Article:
On the surface, it sounds a bit counterintuitive, a coach asking his players to not think on game day.

But that's just what Jerry Boyes wants his Buffalo State Bengals to do on Saturday afternoons -- stop thinking and start playing.

"We want our players playing on game day. They can't be thinking on game day," Boyes said. "Last year I think we were thinking on game day because we were still exploring too much, trying to figure out are we this or are we that or whatever it is. I want the kids to know what I know. So it's got to be done over and over again and now on Saturday we're out there playing and not thinking, oh geez, what do I do?"

It's part of the learning curve for coach, staff and players as the program adjusts to change. Boyes spent 15 years as Bengals football coach before taking an eight-year hiatus to concentrate on his duties as the school's athletic director. Last year, he returned to the sidelines and the adaptation process was slow. The team went 2-8 and endured other dismal looking statistics.

"I made a bunch of mistakes last year as a football coach exploring a little bit," Boyes said. "Sometimes I was trying to put a square peg into a round hole you might say and got out of my comfort zone. Hopefully, I've learned. You'd think I've been coaching long enough not to make that mistake, but I did."

Still, the quality of play started to improve late in the season and as players came together during offseason training, the intangibles of creating an effective team atmosphere began to take hold.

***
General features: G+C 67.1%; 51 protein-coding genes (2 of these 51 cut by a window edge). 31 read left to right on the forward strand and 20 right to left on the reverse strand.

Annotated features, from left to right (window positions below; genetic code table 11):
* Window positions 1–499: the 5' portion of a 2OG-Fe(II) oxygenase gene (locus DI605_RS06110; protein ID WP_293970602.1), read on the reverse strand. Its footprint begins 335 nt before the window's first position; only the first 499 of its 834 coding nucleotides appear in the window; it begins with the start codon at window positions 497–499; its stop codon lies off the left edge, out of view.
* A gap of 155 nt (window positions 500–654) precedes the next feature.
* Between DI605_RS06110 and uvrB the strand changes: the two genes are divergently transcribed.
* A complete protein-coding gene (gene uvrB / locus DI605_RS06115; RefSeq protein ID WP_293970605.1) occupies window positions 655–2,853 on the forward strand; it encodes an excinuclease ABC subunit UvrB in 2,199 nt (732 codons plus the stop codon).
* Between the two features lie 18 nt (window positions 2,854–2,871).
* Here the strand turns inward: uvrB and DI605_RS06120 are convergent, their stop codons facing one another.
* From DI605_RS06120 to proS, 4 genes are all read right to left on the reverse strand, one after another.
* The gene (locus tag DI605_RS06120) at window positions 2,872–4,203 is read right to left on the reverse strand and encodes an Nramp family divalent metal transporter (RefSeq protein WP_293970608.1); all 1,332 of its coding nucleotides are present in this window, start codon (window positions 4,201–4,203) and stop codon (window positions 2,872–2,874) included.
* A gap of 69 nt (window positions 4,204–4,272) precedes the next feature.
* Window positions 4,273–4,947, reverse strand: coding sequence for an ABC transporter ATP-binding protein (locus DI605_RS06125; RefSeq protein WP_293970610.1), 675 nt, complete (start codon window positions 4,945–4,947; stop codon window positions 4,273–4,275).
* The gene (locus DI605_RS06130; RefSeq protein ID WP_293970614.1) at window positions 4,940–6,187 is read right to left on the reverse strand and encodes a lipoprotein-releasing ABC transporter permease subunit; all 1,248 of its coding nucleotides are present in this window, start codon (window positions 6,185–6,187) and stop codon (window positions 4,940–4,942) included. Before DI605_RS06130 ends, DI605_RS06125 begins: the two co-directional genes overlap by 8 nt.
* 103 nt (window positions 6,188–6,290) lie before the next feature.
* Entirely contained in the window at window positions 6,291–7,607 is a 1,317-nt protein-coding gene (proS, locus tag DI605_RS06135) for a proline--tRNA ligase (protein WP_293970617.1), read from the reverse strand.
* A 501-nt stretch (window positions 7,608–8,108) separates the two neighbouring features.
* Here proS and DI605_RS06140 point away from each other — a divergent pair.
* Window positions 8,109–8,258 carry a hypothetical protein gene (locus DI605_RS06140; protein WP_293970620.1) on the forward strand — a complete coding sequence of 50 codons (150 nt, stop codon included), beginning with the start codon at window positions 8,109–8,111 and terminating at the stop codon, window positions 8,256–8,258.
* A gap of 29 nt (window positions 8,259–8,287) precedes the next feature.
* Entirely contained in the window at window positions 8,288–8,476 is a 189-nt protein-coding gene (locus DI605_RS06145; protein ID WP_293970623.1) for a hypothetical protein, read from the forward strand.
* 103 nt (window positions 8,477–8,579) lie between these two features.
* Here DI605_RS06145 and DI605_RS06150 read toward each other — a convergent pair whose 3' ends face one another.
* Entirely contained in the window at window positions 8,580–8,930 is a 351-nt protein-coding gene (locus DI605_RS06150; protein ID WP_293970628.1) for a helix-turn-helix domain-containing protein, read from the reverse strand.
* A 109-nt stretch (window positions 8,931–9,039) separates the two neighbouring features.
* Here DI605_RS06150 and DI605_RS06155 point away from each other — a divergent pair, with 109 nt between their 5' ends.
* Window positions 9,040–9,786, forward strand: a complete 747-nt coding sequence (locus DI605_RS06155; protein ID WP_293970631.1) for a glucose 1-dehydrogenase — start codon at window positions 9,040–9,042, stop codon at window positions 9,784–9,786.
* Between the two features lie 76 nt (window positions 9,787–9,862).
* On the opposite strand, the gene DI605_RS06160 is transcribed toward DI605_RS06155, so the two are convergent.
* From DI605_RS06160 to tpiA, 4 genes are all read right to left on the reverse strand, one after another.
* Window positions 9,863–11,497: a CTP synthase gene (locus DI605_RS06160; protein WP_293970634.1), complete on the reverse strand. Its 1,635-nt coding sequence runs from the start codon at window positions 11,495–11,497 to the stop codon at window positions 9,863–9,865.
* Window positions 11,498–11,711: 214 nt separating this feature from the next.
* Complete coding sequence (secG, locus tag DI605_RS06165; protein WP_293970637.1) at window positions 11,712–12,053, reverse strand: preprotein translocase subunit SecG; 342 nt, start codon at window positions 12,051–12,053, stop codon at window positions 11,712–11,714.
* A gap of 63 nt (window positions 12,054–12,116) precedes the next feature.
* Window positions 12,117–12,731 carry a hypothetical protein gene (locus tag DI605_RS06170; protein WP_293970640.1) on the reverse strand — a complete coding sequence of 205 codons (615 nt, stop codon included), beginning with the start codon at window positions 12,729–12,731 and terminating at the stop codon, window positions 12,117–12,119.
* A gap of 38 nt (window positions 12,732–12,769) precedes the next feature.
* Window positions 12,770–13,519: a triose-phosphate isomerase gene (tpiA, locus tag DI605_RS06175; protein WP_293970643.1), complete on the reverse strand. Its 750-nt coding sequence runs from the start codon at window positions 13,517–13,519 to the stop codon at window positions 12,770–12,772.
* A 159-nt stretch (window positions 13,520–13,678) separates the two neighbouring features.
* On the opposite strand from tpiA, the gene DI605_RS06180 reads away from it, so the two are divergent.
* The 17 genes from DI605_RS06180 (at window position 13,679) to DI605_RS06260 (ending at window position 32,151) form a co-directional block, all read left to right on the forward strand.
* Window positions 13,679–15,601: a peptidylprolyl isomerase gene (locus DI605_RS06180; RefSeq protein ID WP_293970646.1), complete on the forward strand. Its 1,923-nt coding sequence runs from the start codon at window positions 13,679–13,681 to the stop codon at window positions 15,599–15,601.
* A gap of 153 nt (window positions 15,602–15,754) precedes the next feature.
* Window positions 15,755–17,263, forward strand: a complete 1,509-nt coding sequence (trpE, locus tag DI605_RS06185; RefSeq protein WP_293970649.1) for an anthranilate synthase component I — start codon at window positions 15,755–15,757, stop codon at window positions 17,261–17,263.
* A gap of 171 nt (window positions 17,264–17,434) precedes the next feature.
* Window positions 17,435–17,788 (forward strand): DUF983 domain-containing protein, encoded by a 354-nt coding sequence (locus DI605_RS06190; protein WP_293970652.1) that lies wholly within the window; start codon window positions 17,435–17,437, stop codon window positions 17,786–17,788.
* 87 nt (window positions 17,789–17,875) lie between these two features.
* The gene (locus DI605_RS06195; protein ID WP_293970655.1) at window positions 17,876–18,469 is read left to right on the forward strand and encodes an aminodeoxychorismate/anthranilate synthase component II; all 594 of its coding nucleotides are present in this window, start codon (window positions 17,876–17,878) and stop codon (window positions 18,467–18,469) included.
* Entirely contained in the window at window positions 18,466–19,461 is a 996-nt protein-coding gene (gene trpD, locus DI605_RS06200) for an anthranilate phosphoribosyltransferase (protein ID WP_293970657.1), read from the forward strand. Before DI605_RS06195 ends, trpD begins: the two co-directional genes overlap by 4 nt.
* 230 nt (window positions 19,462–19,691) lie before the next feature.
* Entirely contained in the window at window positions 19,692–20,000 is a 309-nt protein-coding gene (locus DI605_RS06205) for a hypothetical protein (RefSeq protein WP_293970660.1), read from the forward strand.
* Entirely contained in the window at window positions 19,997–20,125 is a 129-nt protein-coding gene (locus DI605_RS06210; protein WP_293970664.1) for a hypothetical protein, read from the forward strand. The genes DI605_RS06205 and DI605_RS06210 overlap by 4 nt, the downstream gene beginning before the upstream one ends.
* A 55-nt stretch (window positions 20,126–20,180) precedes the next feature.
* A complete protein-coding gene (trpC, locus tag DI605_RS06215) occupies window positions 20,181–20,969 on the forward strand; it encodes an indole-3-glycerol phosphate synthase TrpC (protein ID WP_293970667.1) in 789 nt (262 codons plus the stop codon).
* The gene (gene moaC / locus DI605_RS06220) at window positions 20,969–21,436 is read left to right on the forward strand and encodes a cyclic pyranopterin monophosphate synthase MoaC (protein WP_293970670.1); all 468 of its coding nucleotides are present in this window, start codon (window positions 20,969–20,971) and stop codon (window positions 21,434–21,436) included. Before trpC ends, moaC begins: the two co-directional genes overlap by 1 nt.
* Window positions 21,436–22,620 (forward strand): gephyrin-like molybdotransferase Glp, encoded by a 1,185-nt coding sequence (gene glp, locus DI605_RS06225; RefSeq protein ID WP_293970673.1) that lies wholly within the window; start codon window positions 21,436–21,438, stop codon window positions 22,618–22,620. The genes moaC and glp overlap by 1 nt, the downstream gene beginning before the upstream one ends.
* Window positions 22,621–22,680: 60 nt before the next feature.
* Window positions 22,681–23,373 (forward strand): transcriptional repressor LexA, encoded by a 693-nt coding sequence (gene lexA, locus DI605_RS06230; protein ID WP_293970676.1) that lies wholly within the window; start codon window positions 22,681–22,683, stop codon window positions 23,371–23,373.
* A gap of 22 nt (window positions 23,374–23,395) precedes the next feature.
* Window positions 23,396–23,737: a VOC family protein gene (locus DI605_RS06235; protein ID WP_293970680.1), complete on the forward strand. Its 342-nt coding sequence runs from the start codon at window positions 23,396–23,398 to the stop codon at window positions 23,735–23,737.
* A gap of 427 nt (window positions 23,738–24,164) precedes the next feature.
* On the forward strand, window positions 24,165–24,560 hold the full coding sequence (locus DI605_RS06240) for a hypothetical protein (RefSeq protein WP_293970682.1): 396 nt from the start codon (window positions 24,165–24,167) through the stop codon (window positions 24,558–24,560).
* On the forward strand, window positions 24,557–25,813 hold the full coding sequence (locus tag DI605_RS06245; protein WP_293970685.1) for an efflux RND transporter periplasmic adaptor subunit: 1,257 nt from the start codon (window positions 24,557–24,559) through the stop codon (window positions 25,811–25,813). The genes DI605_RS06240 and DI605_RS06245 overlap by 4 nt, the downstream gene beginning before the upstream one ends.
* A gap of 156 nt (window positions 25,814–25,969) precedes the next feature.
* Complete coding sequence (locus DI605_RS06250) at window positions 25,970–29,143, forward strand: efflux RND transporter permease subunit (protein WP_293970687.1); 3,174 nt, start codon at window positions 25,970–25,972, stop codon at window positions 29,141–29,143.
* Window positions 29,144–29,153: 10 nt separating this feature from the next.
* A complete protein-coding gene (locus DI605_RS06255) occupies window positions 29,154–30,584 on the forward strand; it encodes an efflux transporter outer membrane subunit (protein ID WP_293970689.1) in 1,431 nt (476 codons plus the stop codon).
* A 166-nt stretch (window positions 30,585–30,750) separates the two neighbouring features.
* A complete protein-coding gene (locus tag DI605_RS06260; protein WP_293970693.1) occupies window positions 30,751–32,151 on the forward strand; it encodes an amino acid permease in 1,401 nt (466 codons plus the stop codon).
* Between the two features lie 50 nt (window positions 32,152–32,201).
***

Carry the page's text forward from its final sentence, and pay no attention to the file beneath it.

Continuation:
"There was a change in a lot of the things we did overall from an offseason standpoint," said senior captain Greg Chadwick, a defensive back from Lancaster. "We did a lot of different workouts this year and workouts together in groups. I think through that, we've seen a change in the team as a whole. Guys seem to be a lot closer. Whereas before it might have been quarterbacks hang out with quarterbacks and defensive backs with defensive backs, now it's kind of a mix. It's more of a whole team type of thing and that's definitely different.

"It's different when you're going through adversity and you look at the guy next to you and you say, well, I know him. I know he has two sisters and I know he comes from this type of family and you know things about that person," Chadwick said. "It's different when you can look at him and have a personal relationship with that person. It makes you want to do your job harder and execute it better because there's people around you that you care about who are counting on you to get your job done."

Getting the job done this year means improvement across the board for the Bengals, who were outscored by an average of 39.5 to 17.9 last year. The team suffered particular letdowns in the second and fourth quarters as opponents held cumulative scoring advantages of 137-63 and 102-27.

This year's squad features 12 seniors with a talented incoming class that has veterans, like Chadwick, excited for a new season.

But for Boyes, all evaluation is delayed until practices evolve into games. The real work, the work that will eventually produce wins in Boyes' philosophy, is having a cohesive team that understands, respects and believes in the collective.

"The phase where you realize success is where we're working together and having great trust and faith in each other," Boyes said, "that is what we're working on right now. From my early observation, I like what I see. I'm OK at this point in time. We seem to be moving along in the proper manner but until we line up against someone we don't know and we get after it, that's when really the questions get answered."